In Sunday’s Gospel Jesus is confronted with the religious elite whose pious faith has turned them into dock-scrubbing workaholics who have lost sight of the possibilities that their faith might otherwise bring.  As they begin to follow Jesus, it becomes apparent they have lost their foresight and imagination - and cannot manage to ask God’s son about anything more substantial than whether or not his disciples wash their hands before dinner. Their religion is regimen, their spiritual practices are little more than going through the motions.

    This interaction carries a special lesson for all of us who attend churches with a fair amount of ritual. We are to take care that our religious practices don’t turn into busywork. We must be intentional that our traditions and liturgies point us to deeper interaction with God - enabling us to ask real questions, ‘What are you up to in my life? How are you present? How are you guiding?’

    Einstein famously said that imagination is better than knowledge. I think he meant that our preoccupation with things we can understand must never trump the amazing ability we have to imagine the things we can't.

    How are we falling prey to this today? Are we too busy with the daily struggle to imagine that God’s word of provision and sustenance could possibly win the day? Are we so preoccupied with a routine that our hope is drastically limited? How might we step back and imagine that God really does care, really will provide for all of our needs, and wants to bless us more than we can imagine?

    Reading
    The Last Stand - Nathaniel Philbrick
    The Good of Affluence - John Schneider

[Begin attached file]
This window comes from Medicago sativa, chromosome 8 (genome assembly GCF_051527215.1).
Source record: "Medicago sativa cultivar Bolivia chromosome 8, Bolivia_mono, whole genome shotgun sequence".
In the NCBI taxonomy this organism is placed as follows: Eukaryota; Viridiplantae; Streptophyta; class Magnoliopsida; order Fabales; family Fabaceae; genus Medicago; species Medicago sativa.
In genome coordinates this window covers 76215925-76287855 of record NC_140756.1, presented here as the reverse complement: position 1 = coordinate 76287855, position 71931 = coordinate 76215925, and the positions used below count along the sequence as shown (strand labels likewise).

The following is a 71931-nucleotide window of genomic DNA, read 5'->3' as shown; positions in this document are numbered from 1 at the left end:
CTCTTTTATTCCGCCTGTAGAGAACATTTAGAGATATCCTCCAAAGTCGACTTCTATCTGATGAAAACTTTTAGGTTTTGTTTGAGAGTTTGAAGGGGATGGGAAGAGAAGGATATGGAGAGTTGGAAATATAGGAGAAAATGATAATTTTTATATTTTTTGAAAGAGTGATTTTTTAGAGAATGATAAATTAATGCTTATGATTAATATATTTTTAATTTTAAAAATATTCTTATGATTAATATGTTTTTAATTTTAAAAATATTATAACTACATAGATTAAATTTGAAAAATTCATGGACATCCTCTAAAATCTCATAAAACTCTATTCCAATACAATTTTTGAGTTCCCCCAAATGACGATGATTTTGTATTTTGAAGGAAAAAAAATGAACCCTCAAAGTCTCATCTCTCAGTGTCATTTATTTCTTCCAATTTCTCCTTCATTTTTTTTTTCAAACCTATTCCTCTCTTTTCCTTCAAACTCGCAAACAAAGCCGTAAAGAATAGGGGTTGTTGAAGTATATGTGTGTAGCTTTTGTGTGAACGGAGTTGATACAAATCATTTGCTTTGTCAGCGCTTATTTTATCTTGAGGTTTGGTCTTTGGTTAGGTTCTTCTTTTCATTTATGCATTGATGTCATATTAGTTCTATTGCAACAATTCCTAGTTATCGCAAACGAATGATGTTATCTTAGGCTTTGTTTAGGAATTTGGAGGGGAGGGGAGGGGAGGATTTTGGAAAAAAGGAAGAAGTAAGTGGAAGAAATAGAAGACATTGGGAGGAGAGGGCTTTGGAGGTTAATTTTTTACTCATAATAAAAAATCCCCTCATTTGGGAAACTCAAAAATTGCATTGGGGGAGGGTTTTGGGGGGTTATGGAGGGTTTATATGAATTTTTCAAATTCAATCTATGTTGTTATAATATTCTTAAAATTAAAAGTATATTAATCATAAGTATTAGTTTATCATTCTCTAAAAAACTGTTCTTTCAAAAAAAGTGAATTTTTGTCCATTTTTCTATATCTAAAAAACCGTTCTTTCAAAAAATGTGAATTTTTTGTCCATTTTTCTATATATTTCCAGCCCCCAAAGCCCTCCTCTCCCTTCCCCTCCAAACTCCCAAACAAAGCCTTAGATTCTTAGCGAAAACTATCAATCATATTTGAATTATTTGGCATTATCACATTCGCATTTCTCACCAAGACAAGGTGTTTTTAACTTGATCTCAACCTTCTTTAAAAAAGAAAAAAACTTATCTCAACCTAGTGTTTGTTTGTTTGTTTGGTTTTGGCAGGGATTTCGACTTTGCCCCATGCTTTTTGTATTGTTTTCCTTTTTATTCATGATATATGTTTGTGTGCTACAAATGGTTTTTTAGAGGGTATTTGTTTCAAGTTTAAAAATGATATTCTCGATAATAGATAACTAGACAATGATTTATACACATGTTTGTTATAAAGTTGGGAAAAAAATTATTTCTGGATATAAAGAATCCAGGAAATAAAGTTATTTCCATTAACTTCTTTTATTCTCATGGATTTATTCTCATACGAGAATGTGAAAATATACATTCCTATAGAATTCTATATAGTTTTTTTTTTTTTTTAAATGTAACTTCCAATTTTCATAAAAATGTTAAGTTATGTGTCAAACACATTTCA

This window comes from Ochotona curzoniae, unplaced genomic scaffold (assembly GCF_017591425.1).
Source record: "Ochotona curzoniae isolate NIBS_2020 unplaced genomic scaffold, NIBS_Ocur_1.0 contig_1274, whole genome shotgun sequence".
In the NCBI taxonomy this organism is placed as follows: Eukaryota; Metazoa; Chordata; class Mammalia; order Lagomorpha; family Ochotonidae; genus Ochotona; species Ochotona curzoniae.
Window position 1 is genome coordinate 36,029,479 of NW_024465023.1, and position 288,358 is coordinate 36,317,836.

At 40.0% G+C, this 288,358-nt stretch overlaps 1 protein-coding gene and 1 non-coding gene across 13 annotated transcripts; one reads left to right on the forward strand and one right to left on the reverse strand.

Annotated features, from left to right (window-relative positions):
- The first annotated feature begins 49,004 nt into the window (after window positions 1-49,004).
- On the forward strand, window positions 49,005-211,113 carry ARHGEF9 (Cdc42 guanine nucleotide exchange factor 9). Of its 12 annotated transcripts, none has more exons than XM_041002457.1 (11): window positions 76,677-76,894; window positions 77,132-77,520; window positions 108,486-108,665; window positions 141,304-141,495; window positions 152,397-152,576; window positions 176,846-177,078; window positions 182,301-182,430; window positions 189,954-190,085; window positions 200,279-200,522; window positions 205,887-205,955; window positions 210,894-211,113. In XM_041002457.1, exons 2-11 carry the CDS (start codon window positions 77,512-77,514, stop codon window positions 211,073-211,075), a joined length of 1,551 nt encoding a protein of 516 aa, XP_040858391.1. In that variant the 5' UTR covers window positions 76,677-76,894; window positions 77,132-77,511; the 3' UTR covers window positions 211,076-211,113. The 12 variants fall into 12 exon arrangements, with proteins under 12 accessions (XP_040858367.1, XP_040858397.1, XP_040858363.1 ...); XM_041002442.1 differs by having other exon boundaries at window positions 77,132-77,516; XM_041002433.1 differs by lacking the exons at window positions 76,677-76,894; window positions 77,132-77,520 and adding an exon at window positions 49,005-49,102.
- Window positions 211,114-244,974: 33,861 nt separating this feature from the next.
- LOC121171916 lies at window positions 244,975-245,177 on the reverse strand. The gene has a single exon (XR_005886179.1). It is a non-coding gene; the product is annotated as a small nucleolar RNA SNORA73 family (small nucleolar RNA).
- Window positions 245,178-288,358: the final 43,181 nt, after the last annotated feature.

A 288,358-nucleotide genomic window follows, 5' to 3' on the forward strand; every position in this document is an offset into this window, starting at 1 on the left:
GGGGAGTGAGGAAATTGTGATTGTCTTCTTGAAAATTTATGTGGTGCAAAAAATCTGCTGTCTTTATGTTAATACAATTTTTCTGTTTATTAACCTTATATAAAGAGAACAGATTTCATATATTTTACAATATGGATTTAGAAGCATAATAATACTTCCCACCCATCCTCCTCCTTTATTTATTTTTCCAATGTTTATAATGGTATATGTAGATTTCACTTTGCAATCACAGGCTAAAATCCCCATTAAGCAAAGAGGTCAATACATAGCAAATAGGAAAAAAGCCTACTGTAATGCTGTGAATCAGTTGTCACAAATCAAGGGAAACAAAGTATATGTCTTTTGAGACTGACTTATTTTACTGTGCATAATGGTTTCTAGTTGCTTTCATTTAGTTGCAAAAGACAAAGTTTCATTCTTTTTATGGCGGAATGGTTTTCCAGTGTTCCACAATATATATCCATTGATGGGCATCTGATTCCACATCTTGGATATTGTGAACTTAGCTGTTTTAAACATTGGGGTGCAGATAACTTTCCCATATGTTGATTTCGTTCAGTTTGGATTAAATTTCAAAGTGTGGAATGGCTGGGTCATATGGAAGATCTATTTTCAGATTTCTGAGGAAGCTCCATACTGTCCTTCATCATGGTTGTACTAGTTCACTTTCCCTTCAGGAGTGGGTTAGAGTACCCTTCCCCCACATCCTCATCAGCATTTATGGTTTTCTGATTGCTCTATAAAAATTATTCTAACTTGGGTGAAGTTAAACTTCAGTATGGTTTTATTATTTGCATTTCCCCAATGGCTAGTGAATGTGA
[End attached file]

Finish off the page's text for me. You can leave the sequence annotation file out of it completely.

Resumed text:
Becoming a Blessed Church - N. Graham Standish
  • The Road

    The Road



    Take a look at this photo.

    There is fog in the road.

    The road is wet (dangerous), poorly lit (more dangerous), and unmarked (hmmm).

    So that there’s no telling where it all leads.

    You may have seen a road like this before.

    You may be on one now.

    Actually we all are.

    In Sunday’s Gospel we see this is exactly where those first disciples were. The poorly defined road ahead was where they found themselves as Jesus preached in John 6. He told them it was difficult, full of danger, and fraught with peril. And even though he assured them he would be with them, they were unsettled. It’s no wonder most of them called it quits. They looked ahead to the difficulty, the confusion, the utter madness of following further along the road of discipleship, and so they packed it up, turned around, and left.

    All but St. Peter.

    He saw more to this road than the others. He saw light. He saw the source of light. He knew that to go back was to take an even more perilous route. “Lord, to whom can we go?” he asked, “You have the words of eternal life.”